Duke Energy has partnered with Chatfield College
, a Catholic liberal arts college based in Over-the-Rhine, to offer a free course for students and community members in environmental sustainability. This course will allow students to learn about environmental issues and solutions, how to apply and develop this information in everyday living, and prepare for professions in the field of sustainability.
Chatfield College developed the curriculum, presented it to Duke Energy, and they jumped on board. Because the Duke Energy Foundation
Community Sustainability Grant Program funded this course, students and community members now have access to important information that can affect their future. Duke Energy offers grants for those participants that are going to help the community to understand and to be energy efficient.
"By offering this course for free, thanks to the Duke Energy Foundation, we are opening doors to an environmental education that some students and community members may have never had the opportunity to receive. This course will help not only our Chatfield students, but the community as a whole," said Chatfield academic dean, Dr. Roger Courts.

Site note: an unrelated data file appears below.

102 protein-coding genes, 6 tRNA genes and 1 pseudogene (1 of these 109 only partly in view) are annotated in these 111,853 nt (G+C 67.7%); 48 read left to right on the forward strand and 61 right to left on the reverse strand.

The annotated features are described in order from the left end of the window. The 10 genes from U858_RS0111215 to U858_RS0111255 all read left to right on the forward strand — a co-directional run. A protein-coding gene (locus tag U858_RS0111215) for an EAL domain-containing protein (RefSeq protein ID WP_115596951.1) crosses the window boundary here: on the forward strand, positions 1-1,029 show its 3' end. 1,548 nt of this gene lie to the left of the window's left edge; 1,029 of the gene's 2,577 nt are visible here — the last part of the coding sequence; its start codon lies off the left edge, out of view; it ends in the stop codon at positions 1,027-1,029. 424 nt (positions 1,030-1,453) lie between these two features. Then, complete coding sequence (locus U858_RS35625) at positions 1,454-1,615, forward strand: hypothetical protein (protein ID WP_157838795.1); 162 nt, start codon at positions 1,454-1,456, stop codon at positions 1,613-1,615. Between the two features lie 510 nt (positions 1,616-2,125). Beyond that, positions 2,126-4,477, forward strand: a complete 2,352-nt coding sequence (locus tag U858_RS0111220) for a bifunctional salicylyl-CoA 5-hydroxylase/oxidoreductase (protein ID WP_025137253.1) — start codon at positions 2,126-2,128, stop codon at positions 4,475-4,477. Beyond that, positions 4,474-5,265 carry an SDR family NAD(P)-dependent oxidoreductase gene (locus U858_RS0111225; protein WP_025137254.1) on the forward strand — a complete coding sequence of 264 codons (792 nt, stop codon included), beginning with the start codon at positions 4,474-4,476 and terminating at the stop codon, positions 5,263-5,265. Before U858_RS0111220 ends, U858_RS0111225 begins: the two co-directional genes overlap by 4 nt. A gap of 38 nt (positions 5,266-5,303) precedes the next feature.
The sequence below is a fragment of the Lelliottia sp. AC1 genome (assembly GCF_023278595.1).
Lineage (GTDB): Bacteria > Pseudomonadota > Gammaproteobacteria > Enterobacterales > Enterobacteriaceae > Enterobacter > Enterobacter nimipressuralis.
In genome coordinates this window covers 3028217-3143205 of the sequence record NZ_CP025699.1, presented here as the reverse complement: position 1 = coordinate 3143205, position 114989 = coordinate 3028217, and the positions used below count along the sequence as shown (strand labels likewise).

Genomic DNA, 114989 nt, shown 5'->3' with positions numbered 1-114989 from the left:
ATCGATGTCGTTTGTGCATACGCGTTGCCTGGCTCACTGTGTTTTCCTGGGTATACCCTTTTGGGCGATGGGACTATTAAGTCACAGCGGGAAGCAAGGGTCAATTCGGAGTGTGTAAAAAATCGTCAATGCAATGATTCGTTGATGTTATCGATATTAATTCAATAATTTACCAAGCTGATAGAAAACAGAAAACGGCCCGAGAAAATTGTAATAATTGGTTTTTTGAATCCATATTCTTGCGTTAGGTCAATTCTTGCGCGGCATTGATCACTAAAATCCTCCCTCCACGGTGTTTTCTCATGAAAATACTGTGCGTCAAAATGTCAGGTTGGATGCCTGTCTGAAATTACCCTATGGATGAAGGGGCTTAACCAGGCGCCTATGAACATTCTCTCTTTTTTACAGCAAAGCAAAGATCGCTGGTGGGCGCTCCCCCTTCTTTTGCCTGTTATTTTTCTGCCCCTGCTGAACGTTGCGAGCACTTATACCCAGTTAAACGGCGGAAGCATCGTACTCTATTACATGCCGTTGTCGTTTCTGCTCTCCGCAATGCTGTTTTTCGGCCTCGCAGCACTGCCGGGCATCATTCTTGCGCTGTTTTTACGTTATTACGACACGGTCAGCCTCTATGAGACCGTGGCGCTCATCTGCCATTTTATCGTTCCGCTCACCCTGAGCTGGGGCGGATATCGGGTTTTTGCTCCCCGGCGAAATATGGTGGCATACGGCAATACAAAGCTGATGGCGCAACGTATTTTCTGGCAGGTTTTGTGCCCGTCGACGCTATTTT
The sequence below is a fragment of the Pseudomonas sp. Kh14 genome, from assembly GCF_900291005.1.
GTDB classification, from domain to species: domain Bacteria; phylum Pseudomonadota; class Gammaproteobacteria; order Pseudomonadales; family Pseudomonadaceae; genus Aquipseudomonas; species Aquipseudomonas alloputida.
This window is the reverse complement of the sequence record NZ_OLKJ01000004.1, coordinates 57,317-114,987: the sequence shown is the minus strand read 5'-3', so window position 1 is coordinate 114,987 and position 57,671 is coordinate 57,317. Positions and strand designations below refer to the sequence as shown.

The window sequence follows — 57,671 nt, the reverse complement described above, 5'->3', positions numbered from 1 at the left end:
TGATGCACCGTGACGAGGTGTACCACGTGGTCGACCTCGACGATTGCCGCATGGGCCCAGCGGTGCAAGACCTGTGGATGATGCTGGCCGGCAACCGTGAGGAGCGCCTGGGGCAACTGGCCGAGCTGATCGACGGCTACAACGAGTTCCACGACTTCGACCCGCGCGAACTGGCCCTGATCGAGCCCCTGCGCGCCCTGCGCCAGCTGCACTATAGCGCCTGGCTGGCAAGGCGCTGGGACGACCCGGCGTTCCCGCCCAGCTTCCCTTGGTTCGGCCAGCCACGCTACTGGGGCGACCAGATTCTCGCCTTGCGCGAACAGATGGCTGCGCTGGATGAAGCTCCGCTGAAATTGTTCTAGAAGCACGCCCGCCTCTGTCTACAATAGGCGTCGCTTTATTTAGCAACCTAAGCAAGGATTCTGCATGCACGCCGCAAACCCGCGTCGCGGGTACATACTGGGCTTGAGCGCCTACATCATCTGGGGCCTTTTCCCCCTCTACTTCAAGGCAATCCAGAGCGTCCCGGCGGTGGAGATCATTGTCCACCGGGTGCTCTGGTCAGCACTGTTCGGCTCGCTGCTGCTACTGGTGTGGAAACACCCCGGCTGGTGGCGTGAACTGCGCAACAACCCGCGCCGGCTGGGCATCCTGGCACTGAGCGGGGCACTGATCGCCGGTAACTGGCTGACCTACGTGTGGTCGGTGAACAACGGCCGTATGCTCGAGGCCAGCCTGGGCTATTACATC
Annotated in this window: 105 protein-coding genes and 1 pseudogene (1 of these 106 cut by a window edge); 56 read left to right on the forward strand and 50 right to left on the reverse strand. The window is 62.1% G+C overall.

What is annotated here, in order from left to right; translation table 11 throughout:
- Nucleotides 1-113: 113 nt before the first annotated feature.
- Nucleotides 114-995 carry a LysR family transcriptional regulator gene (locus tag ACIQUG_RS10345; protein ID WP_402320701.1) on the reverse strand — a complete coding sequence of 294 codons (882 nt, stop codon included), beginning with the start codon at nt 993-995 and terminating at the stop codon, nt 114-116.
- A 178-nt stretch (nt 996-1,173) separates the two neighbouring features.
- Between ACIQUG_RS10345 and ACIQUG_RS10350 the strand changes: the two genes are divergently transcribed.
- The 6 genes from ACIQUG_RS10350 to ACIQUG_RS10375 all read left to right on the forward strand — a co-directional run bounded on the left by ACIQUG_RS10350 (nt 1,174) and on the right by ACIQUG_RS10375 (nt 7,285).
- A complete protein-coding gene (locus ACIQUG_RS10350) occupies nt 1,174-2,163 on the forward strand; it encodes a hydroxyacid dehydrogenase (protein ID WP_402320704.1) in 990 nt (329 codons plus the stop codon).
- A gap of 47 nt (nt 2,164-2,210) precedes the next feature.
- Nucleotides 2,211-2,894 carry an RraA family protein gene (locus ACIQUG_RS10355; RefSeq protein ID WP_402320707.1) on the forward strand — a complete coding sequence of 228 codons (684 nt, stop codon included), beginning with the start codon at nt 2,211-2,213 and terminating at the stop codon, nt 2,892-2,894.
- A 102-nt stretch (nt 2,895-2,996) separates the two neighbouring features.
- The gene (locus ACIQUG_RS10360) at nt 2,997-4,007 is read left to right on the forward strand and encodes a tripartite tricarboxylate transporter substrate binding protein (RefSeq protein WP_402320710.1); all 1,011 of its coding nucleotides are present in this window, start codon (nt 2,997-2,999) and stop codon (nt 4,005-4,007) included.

The class will be offered at Chatfield's St. Martin campus due to the great interest in urban farming expressed by their students. Britney Grimmelsman, a social media and special events coordinator at Chatfield College, explained the hopes and goals of this sustainability course.
"We are hoping it takes off and the students that are exposed to it take it and expand it. St. Martin's is a tight community therefore they can take what they learn and use it for their businesses or in their own personal house." Grimmelsman said.
The course will provide information to students about prolonging the life of energy sources and reducing the amount of pollution created. Students will not only learn about issues and methods about environment sustainability, but they will also have hands on experience by researching potential projects to reduce energy consumption at the St. Martin campus.
Eric Davenport, the instructor of the course, expressed his excitement and importance of the course.
"It is a wonderful opportunity to be able to inform and assist those who want to know more to improve their own lives and directly/indirectly improve the health of the environment at the same time," Davenport said.
Writer: Lisa EnsmingerPhotography by Scott Beseler.